(b)    the modifi
cation in question is not prohibited by the treaty and:

(i)   does not affect the enjoyment by the other parties of their rights under the treaty or the performance of their obligations;

(ii)  does not relate to a provision, derogation from which is incompatible with the effective execution of the object and purpose of the treaty as a whole.

2. Unless in a case falling under paragraph 1 (a) the treaty otherwise provides, the parties in question shall notify the other parties of their intention to conclude the agreement and of the modification to the treaty for which it provides.

Part V.

Invalidity, Termination and Suspension of the Operation of Treaties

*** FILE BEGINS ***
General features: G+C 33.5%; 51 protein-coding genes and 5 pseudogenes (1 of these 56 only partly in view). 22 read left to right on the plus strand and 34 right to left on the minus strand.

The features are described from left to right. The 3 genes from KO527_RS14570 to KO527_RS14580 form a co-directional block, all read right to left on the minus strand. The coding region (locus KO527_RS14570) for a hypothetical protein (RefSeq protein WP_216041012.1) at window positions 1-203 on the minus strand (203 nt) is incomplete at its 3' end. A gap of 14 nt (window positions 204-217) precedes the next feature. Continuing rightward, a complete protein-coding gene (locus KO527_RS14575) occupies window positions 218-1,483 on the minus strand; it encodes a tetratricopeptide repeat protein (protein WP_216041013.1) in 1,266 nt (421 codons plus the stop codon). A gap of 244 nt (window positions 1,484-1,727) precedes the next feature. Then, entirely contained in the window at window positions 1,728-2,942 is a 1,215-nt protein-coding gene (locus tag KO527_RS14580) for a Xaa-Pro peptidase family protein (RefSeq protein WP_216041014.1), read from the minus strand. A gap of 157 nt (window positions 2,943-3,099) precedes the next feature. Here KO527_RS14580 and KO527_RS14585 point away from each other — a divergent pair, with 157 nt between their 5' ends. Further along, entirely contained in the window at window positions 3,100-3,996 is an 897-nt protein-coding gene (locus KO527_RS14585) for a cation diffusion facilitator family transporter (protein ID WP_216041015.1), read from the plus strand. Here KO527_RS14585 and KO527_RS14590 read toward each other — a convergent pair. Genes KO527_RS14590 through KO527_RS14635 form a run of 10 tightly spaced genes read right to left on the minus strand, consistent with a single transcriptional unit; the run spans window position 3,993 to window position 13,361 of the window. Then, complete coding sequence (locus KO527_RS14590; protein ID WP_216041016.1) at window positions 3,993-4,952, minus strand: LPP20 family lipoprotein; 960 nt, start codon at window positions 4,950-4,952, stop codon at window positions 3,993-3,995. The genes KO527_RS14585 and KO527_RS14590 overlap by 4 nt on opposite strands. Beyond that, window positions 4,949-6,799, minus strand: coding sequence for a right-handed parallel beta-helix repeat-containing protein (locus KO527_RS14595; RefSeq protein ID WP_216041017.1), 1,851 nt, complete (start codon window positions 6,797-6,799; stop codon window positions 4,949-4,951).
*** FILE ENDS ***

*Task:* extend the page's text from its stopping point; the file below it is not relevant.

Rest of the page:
section 1. general provisions

Article 42

Validity and continuance in force of treaties

1.   The validity of a treaty or of the consent of a State or an international organization to be bound by a treaty may be impeached only through the application of the present Convention.

2.   The termination of a treaty, its denunciation or the withdrawal of a party, may take place only as a result of the application of the provisions of the treaty or of the present Convention. The same rule applies to suspension of the operation of a treaty.

Article 43

Obligations imposed by international law independently of a treaty

The invalidity, termination or denunciation of a treaty, the withdrawal of a party from it, or the suspension of its operation, as a result of the application of the present Convention or of the provisions of the treaty, shall not in any way impair the duty of any State or of any international organization to